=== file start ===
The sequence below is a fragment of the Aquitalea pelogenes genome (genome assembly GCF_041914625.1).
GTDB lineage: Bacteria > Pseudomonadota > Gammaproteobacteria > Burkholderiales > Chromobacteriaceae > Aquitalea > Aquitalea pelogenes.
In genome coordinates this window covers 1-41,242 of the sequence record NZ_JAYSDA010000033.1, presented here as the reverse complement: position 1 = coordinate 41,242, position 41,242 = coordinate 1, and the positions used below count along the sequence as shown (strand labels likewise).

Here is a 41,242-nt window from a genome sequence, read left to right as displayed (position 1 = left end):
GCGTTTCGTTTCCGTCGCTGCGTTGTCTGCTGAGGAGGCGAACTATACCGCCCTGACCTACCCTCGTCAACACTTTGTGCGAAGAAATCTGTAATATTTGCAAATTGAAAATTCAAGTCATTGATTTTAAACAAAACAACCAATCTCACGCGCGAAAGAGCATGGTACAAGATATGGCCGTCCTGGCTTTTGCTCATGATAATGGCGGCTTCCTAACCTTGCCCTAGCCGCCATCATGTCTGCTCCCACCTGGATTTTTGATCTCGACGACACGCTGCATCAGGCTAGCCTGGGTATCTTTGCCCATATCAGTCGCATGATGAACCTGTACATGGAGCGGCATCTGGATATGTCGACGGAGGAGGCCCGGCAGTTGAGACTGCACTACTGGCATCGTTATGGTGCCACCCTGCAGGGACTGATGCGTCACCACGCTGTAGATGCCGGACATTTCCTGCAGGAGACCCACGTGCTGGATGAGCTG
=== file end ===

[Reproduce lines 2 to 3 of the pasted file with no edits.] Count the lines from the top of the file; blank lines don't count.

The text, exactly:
GTDB lineage: Bacteria > Pseudomonadota > Gammaproteobacteria > Burkholderiales > Chromobacteriaceae > Aquitalea > Aquitalea pelogenes.
In genome coordinates this window covers 1-41,242 of the sequence record NZ_JAYSDA010000033.1, presented here as the reverse complement: position 1 = coordinate 41,242, position 41,242 = coordinate 1, and the positions used below count along the sequence as shown (strand labels likewise).